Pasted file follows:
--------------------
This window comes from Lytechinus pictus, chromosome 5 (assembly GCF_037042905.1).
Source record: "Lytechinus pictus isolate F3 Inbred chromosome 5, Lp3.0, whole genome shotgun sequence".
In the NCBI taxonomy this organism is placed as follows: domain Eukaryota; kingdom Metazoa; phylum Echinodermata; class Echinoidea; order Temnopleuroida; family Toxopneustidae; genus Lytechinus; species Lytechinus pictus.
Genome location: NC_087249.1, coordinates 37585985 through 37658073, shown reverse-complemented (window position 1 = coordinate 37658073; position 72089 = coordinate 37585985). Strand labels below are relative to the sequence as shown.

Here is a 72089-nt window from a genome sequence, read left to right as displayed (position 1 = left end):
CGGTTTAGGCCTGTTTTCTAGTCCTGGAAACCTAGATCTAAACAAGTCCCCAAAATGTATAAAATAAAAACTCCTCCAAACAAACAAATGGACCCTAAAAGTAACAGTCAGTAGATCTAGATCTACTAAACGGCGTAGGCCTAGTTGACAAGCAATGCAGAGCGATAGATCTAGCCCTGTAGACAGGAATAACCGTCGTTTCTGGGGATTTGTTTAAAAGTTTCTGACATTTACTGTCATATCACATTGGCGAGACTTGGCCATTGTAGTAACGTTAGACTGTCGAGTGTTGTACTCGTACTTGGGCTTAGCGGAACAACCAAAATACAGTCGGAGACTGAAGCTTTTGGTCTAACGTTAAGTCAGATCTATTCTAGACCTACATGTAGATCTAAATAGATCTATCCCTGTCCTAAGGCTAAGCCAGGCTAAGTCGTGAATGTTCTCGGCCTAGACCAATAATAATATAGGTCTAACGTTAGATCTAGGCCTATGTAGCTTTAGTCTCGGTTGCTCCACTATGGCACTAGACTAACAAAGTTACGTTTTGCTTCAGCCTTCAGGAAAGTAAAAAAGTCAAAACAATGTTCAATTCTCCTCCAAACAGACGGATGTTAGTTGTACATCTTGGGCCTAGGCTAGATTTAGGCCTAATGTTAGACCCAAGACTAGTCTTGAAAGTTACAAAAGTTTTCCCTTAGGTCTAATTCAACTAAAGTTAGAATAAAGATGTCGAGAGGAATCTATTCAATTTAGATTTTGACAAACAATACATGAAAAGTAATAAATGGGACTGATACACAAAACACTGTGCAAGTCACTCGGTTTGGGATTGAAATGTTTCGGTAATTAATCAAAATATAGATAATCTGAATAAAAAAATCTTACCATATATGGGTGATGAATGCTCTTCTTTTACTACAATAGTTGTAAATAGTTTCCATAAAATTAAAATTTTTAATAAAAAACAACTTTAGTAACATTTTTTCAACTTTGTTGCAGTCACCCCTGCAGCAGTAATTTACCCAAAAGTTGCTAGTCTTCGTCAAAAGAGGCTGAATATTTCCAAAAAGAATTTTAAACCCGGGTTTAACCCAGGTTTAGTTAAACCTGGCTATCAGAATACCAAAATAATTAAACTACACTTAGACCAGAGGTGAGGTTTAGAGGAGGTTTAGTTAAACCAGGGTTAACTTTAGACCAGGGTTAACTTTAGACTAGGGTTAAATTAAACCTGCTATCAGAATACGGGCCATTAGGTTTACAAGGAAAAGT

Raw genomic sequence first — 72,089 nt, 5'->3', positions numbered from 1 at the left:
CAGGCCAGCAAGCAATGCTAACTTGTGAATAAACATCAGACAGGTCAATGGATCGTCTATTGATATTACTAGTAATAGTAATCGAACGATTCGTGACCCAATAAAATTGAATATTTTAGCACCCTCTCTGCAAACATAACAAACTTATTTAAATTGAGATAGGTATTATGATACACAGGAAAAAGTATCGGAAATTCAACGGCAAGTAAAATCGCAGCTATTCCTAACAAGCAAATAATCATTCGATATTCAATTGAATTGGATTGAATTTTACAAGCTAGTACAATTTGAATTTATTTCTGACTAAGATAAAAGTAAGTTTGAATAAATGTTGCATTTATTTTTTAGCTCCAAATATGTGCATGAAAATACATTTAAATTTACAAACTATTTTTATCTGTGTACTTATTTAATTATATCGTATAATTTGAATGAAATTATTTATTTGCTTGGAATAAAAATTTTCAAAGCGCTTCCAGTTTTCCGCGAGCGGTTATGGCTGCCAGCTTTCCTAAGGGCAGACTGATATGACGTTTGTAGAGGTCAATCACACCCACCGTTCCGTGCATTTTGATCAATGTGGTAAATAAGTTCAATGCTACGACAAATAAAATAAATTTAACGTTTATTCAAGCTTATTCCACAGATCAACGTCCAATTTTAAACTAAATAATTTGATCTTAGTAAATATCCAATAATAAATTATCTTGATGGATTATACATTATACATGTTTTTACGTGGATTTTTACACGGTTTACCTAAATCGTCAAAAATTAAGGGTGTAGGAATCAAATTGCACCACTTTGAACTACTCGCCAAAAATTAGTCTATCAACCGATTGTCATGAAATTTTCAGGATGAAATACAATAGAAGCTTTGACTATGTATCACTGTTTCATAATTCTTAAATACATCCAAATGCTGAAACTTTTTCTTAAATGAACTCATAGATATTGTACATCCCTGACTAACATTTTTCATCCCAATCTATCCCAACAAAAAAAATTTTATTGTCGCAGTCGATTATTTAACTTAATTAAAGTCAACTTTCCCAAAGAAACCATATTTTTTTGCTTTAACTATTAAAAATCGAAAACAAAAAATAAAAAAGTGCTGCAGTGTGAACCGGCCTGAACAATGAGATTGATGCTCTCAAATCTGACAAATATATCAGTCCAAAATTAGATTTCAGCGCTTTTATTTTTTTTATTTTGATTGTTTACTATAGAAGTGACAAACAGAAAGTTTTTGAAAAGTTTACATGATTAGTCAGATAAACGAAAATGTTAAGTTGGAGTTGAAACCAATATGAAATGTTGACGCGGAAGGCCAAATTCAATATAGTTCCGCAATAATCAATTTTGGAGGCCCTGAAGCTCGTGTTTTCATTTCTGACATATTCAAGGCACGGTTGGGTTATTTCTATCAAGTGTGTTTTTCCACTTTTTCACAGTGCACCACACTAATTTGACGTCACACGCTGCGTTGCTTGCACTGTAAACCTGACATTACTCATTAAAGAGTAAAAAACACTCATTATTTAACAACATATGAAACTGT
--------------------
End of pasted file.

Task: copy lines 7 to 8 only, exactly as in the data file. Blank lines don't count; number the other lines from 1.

Raw genomic sequence first — 72,089 nt, 5'->3', positions numbered from 1 at the left:
CAGGCCAGCAAGCAATGCTAACTTGTGAATAAACATCAGACAGGTCAATGGATCGTCTATTGATATTACTAGTAATAGTAATCGAACGATTCGTGACCCAATAAAATTGAATATTTTAGCACCCTCTCTGCAAACATAACAAACTTATTTAAATTGAGATAGGTATTATGATACACAGGAAAAAGTATCGGAAATTCAACGGCAAGTAAAATCGCAGCTATTCCTAACAAGCAAATAATCATTCGATATTCAATTGAATTGGATTGAATTTTACAAGCTAGTACAATTTGAATTTATTTCTGACTAAGATAAAAGTAAGTTTGAATAAATGTTGCATTTATTTTTTAGCTCCAAATATGTGCATGAAAATACATTTAAATTTACAAACTATTTTTATCTGTGTACTTATTTAATTATATCGTATAATTTGAATGAAATTATTTATTTGCTTGGAATAAAAATTTTCAAAGCGCTTCCAGTTTTCCGCGAGCGGTTATGGCTGCCAGCTTTCCTAAGGGCAGACTGATATGACGTTTGTAGAGGTCAATCACACCCACCGTTCCGTGCATTTTGATCAATGTGGTAAATAAGTTCAATGCTACGACAAATAAAATAAATTTAACGTTTATTCAAGCTTATTCCACAGATCAACGTCCAATTTTAAACTAAATAATTTGATCTTAGTAAATATCCAATAATAAATTATCTTGATGGATTATACATTATACATGTTTTTACGTGGATTTTTACACGGTTTACCTAAATCGTCAAAAATTAAGGGTGTAGGAATCAAATTGCACCACTTTGAACTACTCGCCAAAAATTAGTCTATCAACCGATTGTCATGAAATTTTCAGGATGAAATACAATAGAAGCTTTGACTATGTATCACTGTTTCATAATTCTTAAATACATCCAAATGCTGAAACTTTTTCTTAAATGAACTCATAGATATTGTACATCCCTGACTAACATTTTTCATCCCAATCTATCCCAACAAAAAAAATTTTATTGTCGCAGTCGATTATTTAACTTAATTAAAGTCAACTTTCCCAAAGAAACCATATTTTTTTGCTTTAACTATTAAAAATCGAAAACAAAAAATAAAAAAGTGCTGCAGTGTGAACCGGCCTGAACAATGAGATTGATGCTCTCAAATCTGACAAATATATCAGTCCAAAATTAGATTTCAGCGCTTTTATTTTTTTTATTTTGATTGTTTACTATAGAAGTGACAAACAGAAAGTTTTTGAAAAGTTTACATGATTAGTCAGATAAACGAAAATGTTAAGTTGGAGTTGAAACCAATATGAAATGTTGACGCGGAAGGCCAAATTCAATATAGTTCCGCAATAATCAATTTTGGAGGCCCTGAAGCTCGTGTTTTCATTTCTGACATATTCAAGGCACGGTTGGGTTATTTCTATCAAGTGTGTTTTTCCACTTTTTCACAGTGCACCACACTAATTTGACGTCACACGCTGCGTTGCTTGCACTGTAAACCTGACATTACTCATTAAAGAGTAAAAAACACTCATTATTTAACAACATATGAAACTGT